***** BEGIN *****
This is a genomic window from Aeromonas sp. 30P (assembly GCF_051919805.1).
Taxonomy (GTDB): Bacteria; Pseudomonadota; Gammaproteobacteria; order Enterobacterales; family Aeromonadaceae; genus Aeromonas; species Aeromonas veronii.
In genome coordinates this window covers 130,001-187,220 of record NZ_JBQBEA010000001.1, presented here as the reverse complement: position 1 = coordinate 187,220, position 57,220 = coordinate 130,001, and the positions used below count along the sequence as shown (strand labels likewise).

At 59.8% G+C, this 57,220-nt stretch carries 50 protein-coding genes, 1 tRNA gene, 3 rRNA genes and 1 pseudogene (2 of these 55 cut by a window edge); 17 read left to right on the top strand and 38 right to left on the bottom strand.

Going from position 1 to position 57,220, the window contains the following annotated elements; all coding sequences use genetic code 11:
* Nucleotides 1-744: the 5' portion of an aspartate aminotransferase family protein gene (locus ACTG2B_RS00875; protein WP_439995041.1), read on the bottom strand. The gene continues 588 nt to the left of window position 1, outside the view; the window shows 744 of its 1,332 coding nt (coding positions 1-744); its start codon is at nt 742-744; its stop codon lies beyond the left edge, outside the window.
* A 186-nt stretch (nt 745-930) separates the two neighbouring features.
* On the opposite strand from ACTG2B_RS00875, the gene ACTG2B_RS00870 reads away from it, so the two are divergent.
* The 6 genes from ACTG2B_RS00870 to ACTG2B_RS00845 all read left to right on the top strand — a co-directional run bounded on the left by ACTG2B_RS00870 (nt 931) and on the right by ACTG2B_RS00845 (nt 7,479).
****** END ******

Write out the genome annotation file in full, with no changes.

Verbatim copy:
This is a genomic window from Aeromonas sp. 30P (assembly GCF_051919805.1).
Taxonomy (GTDB): Bacteria; Pseudomonadota; Gammaproteobacteria; order Enterobacterales; family Aeromonadaceae; genus Aeromonas; species Aeromonas veronii.
In genome coordinates this window covers 130,001-187,220 of record NZ_JBQBEA010000001.1, presented here as the reverse complement: position 1 = coordinate 187,220, position 57,220 = coordinate 130,001, and the positions used below count along the sequence as shown (strand labels likewise).

At 59.8% G+C, this 57,220-nt stretch carries 50 protein-coding genes, 1 tRNA gene, 3 rRNA genes and 1 pseudogene (2 of these 55 cut by a window edge); 17 read left to right on the top strand and 38 right to left on the bottom strand.

Going from position 1 to position 57,220, the window contains the following annotated elements; all coding sequences use genetic code 11:
* Nucleotides 1-744: the 5' portion of an aspartate aminotransferase family protein gene (locus ACTG2B_RS00875; protein WP_439995041.1), read on the bottom strand. The gene continues 588 nt to the left of window position 1, outside the view; the window shows 744 of its 1,332 coding nt (coding positions 1-744); its start codon is at nt 742-744; its stop codon lies beyond the left edge, outside the window.
* A 186-nt stretch (nt 745-930) separates the two neighbouring features.
* On the opposite strand from ACTG2B_RS00875, the gene ACTG2B_RS00870 reads away from it, so the two are divergent.
* The 6 genes from ACTG2B_RS00870 to ACTG2B_RS00845 all read left to right on the top strand — a co-directional run bounded on the left by ACTG2B_RS00870 (nt 931) and on the right by ACTG2B_RS00845 (nt 7,479).